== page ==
Published 30-01-2020



“Digitise or die” is a decision that is increasingly facing businesses, across industries, as technology has evolved in recent years. Indeed, 49% of Australian business leaders intend to invest in new technologies to disrupt their market, compared with just 33% of their global counterparts.

With this trend likely to continue unabated in 2020, manufacturing businesses need to adapt quickly in order to stay ahead of the curve.

The manufacturing sector in Australia has undergone tremendous growth, driven in large part by the adoption of new technology in the industry. As of 2019, the sector contributed more than $100 billion to Australia’s GDP. It’s a figure that is expected to grow, and advanced, technology-based manufacturing businesses are those who are likely to lead the charge.

Industry 4.0 - the fourth industrial revolution or the digitisation of the manufacturing sector - is revolutionising the way entire businesses operate and grow. From customer relationship management (CRM) and artificial intelligence to data analytics and cloud software, modern manufacturing is increasingly automated and technology-driven.

Technology is now highly tailored to meet the needs of any business. Therefore, there’s no need to randomly deploy technologies that don’t support a business. Instead, technology can be tailored to a business' specific needs. And, sometimes, a small change can have the most significant impact.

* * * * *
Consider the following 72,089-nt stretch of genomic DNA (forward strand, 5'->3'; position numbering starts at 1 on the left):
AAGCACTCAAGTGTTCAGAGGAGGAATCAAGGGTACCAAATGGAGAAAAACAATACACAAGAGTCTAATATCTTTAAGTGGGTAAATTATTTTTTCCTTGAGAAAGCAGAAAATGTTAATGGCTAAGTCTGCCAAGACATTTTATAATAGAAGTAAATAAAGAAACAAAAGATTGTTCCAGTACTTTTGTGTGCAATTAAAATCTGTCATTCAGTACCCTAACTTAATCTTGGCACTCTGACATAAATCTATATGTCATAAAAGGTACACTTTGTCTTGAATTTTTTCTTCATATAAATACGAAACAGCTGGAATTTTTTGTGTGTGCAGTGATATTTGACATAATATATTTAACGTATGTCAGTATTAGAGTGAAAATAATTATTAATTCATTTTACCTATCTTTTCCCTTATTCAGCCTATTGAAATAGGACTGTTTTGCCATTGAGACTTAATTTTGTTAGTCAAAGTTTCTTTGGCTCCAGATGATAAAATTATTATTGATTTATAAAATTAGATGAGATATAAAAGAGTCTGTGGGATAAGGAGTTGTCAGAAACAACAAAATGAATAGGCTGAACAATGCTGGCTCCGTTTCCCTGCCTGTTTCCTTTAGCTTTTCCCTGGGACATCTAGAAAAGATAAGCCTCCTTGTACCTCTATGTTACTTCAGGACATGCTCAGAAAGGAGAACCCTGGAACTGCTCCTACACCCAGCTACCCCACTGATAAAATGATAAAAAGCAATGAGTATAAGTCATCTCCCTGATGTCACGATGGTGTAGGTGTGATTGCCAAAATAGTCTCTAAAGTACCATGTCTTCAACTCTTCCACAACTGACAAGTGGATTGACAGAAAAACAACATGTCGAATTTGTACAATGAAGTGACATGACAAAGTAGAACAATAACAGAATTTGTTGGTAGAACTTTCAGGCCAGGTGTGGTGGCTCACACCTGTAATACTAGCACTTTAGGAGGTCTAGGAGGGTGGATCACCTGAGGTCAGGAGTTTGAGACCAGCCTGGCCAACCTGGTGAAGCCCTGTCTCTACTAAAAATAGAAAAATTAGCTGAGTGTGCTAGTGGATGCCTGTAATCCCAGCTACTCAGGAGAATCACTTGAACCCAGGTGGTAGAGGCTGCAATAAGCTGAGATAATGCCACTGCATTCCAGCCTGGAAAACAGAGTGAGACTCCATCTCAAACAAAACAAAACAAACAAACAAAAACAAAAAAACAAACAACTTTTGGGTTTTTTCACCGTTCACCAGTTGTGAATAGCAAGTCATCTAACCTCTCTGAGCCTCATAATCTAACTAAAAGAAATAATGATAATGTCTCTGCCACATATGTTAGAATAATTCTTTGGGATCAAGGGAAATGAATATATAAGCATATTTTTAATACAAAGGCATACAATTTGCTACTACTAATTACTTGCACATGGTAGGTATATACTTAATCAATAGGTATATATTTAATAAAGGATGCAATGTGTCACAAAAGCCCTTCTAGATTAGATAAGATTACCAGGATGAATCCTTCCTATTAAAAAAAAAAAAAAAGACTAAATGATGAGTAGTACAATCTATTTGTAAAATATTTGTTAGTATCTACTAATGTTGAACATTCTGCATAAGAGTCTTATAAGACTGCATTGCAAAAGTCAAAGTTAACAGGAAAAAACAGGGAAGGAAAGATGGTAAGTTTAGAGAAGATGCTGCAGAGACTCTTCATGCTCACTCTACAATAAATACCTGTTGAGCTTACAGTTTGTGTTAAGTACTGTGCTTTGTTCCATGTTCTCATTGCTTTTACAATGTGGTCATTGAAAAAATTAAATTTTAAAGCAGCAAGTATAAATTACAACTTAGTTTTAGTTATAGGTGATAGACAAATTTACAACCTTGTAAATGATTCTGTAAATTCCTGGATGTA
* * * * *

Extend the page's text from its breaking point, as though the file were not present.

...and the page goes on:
Adopting cloud software, for example, to connect teams helps keep business goals aligned and increases overall productivity. It’s what turns individuals into departments, and departments into organisations.

In a manufacturing business, the safe delivery of a product and after-sales enquiries are essential parts of the overall business. Implementing a CRM system will assist with, for example, tracking customer enquiries, machine repairs, and safe delivery of the product.

CRM systems can also help manufacturers glean useful insights about operations, inventory management, order processing, warehousing, and distribution chains; all of which form an integral part of a successful business.

In a similar vein, automation across the manufacturing process - from the factory floor to back-of-house - can help businesses reduce costs and increase the production value by minimising the drain of mundane, repetitive processes. Through the use of AI, specifically process-based machine learning, manufacturing businesses can use data to impact their bottom line by greatly improving production efficiency, product quality, and employee safety.

Manufacturing businesses have long been a bastion of innovation, but standing out in a highly competitive industry requires a renewed commitment to technology. For those that do, 2020 promises to be an exciting year.

After all, becoming disruptor or disrupted is a result of the decision to digitise or die.

Vijay Sundaram is Zoho’s Chief Strategy Officer.



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